The Joongang Daily carried two articles today that underscore important aspects of the transformation taking place in mobile communication, here in Korea as well as globally. The first article noted that the recent Chuseok holiday led to a surge in the downloading of smartphone applications. Applications for road navigation, expressway traffic congestion and charye, the Korean ancestor veneration ritual, topped the popular application list during the holiday period. The same article noted that smartphone users in Korea currently number three million, a figure that is expected to double by year's end. I expect that may be a conservative estimate. Just think of how many family members and relatives had a chance to see the iPhone or Android phones in operation over the Chuseok holiday! That sort of exposure probably represents the most powerful form of sales promotion for these devices here in Korea.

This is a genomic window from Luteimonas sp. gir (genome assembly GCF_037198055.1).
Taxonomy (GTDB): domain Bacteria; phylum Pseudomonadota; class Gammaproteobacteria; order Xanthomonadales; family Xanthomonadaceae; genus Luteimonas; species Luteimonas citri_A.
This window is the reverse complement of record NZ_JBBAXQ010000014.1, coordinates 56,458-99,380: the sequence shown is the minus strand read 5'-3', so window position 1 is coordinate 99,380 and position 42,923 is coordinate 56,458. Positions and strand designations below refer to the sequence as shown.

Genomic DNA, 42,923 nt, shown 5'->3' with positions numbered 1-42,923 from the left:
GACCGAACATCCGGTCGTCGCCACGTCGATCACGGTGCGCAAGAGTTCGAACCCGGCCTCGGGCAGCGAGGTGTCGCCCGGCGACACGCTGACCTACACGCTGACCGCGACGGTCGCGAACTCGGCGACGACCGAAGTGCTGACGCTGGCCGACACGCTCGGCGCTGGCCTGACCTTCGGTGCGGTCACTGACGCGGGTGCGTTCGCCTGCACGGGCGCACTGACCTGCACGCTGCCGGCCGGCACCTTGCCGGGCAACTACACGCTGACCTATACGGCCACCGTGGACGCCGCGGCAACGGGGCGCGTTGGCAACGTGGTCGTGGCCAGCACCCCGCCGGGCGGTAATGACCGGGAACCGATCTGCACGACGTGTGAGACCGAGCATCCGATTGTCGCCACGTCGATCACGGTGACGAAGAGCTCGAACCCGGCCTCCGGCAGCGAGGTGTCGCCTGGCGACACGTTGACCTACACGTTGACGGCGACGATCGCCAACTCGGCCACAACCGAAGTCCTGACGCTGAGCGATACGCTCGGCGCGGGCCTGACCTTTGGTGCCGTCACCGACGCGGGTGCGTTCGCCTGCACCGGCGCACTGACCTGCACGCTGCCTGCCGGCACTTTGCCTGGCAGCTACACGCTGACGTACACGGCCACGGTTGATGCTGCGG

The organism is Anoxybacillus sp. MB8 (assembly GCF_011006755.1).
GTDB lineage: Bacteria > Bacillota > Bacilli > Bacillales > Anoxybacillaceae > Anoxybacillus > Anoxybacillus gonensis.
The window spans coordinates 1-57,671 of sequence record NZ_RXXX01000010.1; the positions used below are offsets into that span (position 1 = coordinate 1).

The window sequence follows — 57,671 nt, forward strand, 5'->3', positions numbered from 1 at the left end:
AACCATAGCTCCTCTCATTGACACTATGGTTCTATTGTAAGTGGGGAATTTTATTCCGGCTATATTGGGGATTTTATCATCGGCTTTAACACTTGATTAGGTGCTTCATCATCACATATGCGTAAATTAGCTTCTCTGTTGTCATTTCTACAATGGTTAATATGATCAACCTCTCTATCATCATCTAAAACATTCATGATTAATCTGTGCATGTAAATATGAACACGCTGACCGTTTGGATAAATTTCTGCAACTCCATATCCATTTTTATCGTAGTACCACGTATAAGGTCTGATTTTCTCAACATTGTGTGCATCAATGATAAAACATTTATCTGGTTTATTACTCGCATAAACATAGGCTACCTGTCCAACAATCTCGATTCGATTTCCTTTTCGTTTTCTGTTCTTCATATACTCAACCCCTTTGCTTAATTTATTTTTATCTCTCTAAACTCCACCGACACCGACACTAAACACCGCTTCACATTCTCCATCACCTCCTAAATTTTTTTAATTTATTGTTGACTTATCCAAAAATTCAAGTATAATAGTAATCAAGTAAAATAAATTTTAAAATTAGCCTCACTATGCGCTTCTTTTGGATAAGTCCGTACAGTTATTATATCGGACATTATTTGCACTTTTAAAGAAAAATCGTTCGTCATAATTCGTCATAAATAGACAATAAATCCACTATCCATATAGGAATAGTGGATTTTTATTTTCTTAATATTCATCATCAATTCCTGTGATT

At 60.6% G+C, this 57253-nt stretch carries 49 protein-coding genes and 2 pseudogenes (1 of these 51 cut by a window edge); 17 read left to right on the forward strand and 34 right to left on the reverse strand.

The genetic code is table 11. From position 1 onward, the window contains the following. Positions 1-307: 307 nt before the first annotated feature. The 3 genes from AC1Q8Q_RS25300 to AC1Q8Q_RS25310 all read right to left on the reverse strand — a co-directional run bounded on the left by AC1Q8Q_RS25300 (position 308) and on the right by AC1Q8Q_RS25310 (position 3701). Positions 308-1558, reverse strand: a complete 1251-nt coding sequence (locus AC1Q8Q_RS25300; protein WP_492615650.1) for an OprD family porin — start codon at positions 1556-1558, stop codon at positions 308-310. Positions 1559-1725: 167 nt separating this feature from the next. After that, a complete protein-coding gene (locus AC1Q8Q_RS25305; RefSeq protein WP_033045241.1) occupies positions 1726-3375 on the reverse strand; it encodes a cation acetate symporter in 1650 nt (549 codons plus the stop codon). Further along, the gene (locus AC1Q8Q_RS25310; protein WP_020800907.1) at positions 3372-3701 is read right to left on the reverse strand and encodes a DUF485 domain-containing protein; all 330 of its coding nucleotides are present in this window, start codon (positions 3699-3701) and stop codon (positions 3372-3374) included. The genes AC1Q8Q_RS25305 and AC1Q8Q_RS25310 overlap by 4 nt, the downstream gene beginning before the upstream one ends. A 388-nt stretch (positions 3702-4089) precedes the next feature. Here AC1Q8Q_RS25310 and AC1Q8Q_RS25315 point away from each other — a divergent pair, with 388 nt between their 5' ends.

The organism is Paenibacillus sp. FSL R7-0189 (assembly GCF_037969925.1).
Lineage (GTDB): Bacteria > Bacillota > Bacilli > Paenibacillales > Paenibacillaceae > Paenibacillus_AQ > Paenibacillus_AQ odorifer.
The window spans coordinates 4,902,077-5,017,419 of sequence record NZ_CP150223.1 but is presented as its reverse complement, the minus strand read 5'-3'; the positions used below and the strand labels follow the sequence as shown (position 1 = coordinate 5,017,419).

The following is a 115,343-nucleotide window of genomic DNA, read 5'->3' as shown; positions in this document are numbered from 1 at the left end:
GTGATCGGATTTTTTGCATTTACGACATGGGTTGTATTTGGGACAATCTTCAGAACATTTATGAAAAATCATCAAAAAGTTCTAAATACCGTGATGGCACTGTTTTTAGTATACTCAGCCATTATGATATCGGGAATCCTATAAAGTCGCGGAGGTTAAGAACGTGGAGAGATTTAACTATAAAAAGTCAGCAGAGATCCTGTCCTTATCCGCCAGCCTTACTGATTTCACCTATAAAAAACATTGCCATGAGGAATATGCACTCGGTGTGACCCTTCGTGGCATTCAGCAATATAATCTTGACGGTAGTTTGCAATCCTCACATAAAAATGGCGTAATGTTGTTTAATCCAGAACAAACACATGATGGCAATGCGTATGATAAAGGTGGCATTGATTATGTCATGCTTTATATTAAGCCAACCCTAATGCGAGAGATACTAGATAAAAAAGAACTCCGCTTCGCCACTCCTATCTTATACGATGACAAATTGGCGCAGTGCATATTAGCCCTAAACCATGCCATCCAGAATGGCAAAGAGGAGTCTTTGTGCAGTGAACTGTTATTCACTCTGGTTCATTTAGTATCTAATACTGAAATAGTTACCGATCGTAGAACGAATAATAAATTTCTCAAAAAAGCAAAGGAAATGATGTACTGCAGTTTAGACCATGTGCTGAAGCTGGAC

A second article described the parts bottleneck that is being faced by the manufacturers of smart phones. As shown in the accompanying graphic (click to see a larger version), industry forecasts in the spring of 2009 significantly underestimated the worldwide growth of demand for smart phones. Consequently, such parts as the organic light emitting diode (OLED) screens are in short supply. The manufacturing process for such parts bears many similarities to that for semiconductors and requires long lead times to build fabs and ensure adequate capacity.